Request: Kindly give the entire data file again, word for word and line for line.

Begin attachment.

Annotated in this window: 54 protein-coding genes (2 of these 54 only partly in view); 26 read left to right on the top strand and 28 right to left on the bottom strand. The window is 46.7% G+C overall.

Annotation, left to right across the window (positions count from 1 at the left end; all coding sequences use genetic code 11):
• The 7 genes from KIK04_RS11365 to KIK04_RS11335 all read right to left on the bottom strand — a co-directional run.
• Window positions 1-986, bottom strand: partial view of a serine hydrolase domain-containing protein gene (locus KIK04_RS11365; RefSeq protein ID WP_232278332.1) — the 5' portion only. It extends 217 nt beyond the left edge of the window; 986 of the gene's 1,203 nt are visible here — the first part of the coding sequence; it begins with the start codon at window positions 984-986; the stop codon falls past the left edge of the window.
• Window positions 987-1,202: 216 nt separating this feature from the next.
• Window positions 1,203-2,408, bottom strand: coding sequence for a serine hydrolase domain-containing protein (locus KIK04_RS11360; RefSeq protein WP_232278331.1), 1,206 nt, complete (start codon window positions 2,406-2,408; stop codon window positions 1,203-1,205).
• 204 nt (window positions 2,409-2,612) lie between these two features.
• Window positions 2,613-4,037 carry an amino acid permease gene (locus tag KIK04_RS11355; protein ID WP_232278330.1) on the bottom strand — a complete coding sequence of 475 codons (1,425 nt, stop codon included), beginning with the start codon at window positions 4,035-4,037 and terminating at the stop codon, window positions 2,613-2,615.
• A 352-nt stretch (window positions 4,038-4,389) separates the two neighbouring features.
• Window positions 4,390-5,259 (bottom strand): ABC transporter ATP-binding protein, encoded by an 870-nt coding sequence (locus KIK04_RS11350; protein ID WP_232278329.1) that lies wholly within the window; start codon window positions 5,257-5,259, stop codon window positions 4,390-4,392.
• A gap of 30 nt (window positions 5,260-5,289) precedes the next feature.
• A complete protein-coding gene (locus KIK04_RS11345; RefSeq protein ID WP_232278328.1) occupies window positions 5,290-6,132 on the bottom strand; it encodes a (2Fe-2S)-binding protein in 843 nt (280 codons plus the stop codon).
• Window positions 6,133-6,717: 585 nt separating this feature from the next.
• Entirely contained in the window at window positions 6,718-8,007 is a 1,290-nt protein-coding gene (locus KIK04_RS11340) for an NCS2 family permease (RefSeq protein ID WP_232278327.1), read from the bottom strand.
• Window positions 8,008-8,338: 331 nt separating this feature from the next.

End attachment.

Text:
Annotated in this window: 54 protein-coding genes (2 of these 54 only partly in view); 26 read left to right on the top strand and 28 right to left on the bottom strand. The window is 46.7% G+C overall.

Annotation, left to right across the window (positions count from 1 at the left end; all coding sequences use genetic code 11):
• The 7 genes from KIK04_RS11365 to KIK04_RS11335 all read right to left on the bottom strand — a co-directional run.
• Window positions 1-986, bottom strand: partial view of a serine hydrolase domain-containing protein gene (locus KIK04_RS11365; RefSeq protein ID WP_232278332.1) — the 5' portion only. It extends 217 nt beyond the left edge of the window; 986 of the gene's 1,203 nt are visible here — the first part of the coding sequence; it begins with the start codon at window positions 984-986; the stop codon falls past the left edge of the window.
• Window positions 987-1,202: 216 nt separating this feature from the next.
• Window positions 1,203-2,408, bottom strand: coding sequence for a serine hydrolase domain-containing protein (locus KIK04_RS11360; RefSeq protein WP_232278331.1), 1,206 nt, complete (start codon window positions 2,406-2,408; stop codon window positions 1,203-1,205).
• 204 nt (window positions 2,409-2,612) lie between these two features.
• Window positions 2,613-4,037 carry an amino acid permease gene (locus tag KIK04_RS11355; protein ID WP_232278330.1) on the bottom strand — a complete coding sequence of 475 codons (1,425 nt, stop codon included), beginning with the start codon at window positions 4,035-4,037 and terminating at the stop codon, window positions 2,613-2,615.
• A 352-nt stretch (window positions 4,038-4,389) separates the two neighbouring features.
• Window positions 4,390-5,259 (bottom strand): ABC transporter ATP-binding protein, encoded by an 870-nt coding sequence (locus KIK04_RS11350; protein ID WP_232278329.1) that lies wholly within the window; start codon window positions 5,257-5,259, stop codon window positions 4,390-4,392.
• A gap of 30 nt (window positions 5,260-5,289) precedes the next feature.
• A complete protein-coding gene (locus KIK04_RS11345; RefSeq protein ID WP_232278328.1) occupies window positions 5,290-6,132 on the bottom strand; it encodes a (2Fe-2S)-binding protein in 843 nt (280 codons plus the stop codon).
• Window positions 6,133-6,717: 585 nt separating this feature from the next.
• Entirely contained in the window at window positions 6,718-8,007 is a 1,290-nt protein-coding gene (locus KIK04_RS11340) for an NCS2 family permease (RefSeq protein ID WP_232278327.1), read from the bottom strand.
• Window positions 8,008-8,338: 331 nt separating this feature from the next.